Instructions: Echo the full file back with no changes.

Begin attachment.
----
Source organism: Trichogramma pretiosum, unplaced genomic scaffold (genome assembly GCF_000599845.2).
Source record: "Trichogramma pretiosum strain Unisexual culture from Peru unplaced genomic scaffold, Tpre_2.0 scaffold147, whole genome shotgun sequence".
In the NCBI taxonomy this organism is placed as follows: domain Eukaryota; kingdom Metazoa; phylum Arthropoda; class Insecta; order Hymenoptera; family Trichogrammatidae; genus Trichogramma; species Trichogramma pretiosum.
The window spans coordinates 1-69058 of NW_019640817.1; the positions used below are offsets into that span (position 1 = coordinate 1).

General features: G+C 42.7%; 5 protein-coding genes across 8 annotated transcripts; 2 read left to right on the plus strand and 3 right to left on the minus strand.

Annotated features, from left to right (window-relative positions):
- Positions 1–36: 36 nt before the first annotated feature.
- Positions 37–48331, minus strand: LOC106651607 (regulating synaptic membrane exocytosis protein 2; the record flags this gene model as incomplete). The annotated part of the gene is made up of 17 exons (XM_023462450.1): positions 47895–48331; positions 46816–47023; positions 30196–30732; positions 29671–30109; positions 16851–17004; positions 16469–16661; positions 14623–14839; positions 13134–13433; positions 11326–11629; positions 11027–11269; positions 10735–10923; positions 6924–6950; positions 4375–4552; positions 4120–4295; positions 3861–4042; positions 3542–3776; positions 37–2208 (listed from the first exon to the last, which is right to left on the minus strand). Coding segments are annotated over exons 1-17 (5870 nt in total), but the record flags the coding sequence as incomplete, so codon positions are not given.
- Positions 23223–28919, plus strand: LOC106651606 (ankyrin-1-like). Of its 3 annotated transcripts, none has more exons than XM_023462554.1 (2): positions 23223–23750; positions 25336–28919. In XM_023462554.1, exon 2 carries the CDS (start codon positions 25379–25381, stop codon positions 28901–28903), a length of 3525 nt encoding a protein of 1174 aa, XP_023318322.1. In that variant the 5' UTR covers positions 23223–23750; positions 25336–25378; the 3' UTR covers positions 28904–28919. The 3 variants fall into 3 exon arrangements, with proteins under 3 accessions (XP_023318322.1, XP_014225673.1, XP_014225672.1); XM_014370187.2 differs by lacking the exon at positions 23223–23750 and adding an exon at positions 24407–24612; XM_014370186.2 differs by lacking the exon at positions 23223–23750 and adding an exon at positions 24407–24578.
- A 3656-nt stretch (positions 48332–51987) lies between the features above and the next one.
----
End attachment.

Source organism: Trichogramma pretiosum, unplaced genomic scaffold (genome assembly GCF_000599845.2).
Source record: "Trichogramma pretiosum strain Unisexual culture from Peru unplaced genomic scaffold, Tpre_2.0 scaffold147, whole genome shotgun sequence".
In the NCBI taxonomy this organism is placed as follows: domain Eukaryota; kingdom Metazoa; phylum Arthropoda; class Insecta; order Hymenoptera; family Trichogrammatidae; genus Trichogramma; species Trichogramma pretiosum.
The window spans coordinates 1-69058 of NW_019640817.1; the positions used below are offsets into that span (position 1 = coordinate 1).

General features: G+C 42.7%; 5 protein-coding genes across 8 annotated transcripts; 2 read left to right on the plus strand and 3 right to left on the minus strand.

Annotated features, from left to right (window-relative positions):
- Positions 1–36: 36 nt before the first annotated feature.
- Positions 37–48331, minus strand: LOC106651607 (regulating synaptic membrane exocytosis protein 2; the record flags this gene model as incomplete). The annotated part of the gene is made up of 17 exons (XM_023462450.1): positions 47895–48331; positions 46816–47023; positions 30196–30732; positions 29671–30109; positions 16851–17004; positions 16469–16661; positions 14623–14839; positions 13134–13433; positions 11326–11629; positions 11027–11269; positions 10735–10923; positions 6924–6950; positions 4375–4552; positions 4120–4295; positions 3861–4042; positions 3542–3776; positions 37–2208 (listed from the first exon to the last, which is right to left on the minus strand). Coding segments are annotated over exons 1-17 (5870 nt in total), but the record flags the coding sequence as incomplete, so codon positions are not given.
- Positions 23223–28919, plus strand: LOC106651606 (ankyrin-1-like). Of its 3 annotated transcripts, none has more exons than XM_023462554.1 (2): positions 23223–23750; positions 25336–28919. In XM_023462554.1, exon 2 carries the CDS (start codon positions 25379–25381, stop codon positions 28901–28903), a length of 3525 nt encoding a protein of 1174 aa, XP_023318322.1. In that variant the 5' UTR covers positions 23223–23750; positions 25336–25378; the 3' UTR covers positions 28904–28919. The 3 variants fall into 3 exon arrangements, with proteins under 3 accessions (XP_023318322.1, XP_014225673.1, XP_014225672.1); XM_014370187.2 differs by lacking the exon at positions 23223–23750 and adding an exon at positions 24407–24612; XM_014370186.2 differs by lacking the exon at positions 23223–23750 and adding an exon at positions 24407–24578.
- A 3656-nt stretch (positions 48332–51987) lies between the features above and the next one.